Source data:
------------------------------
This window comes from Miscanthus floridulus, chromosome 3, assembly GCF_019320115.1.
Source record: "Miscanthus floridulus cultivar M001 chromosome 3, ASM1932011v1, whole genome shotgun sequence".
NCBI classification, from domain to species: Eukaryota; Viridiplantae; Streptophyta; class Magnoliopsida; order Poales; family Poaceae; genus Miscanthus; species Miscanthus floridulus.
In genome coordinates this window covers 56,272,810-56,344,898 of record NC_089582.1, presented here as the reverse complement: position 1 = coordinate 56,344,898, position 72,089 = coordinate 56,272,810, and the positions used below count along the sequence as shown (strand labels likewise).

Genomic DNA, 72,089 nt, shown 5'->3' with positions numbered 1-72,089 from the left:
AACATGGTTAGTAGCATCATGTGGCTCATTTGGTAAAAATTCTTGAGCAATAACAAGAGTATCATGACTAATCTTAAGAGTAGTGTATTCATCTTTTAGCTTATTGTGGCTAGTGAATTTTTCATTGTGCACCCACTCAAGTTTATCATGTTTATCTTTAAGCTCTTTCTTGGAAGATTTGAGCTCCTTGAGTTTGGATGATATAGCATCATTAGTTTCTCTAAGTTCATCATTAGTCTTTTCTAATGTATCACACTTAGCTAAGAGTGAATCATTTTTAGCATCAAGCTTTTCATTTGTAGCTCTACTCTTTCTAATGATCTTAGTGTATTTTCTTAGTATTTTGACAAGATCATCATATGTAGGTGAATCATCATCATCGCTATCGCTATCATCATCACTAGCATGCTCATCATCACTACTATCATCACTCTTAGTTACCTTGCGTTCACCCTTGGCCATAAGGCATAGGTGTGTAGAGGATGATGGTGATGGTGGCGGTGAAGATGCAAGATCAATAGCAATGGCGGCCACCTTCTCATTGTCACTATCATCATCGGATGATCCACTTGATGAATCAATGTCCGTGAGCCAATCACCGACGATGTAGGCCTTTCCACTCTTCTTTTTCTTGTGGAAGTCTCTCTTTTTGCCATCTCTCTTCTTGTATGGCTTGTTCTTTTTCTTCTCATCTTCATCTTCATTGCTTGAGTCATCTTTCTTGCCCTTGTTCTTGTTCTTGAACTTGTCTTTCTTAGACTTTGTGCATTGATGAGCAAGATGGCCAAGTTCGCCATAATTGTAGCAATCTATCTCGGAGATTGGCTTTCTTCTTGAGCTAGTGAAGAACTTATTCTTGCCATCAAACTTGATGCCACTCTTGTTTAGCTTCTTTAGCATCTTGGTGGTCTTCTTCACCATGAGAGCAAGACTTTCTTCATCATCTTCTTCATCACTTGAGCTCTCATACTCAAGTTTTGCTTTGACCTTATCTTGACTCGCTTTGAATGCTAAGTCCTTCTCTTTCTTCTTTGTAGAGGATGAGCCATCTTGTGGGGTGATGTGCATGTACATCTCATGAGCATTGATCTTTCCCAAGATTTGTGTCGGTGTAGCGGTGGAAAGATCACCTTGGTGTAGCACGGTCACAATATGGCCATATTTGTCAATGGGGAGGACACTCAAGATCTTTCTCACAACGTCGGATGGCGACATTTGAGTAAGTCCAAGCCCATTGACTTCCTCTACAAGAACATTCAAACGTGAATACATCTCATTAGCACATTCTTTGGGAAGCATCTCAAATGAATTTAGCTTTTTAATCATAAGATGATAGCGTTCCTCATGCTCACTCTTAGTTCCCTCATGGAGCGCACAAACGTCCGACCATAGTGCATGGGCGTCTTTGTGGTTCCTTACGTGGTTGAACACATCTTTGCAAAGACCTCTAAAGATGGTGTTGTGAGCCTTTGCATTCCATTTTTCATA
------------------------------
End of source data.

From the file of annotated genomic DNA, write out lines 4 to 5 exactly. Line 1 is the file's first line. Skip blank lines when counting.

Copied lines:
In genome coordinates this window covers 56,272,810-56,344,898 of record NC_089582.1, presented here as the reverse complement: position 1 = coordinate 56,344,898, position 72,089 = coordinate 56,272,810, and the positions used below count along the sequence as shown (strand labels likewise).

Genomic DNA, 72,089 nt, shown 5'->3' with positions numbered 1-72,089 from the left: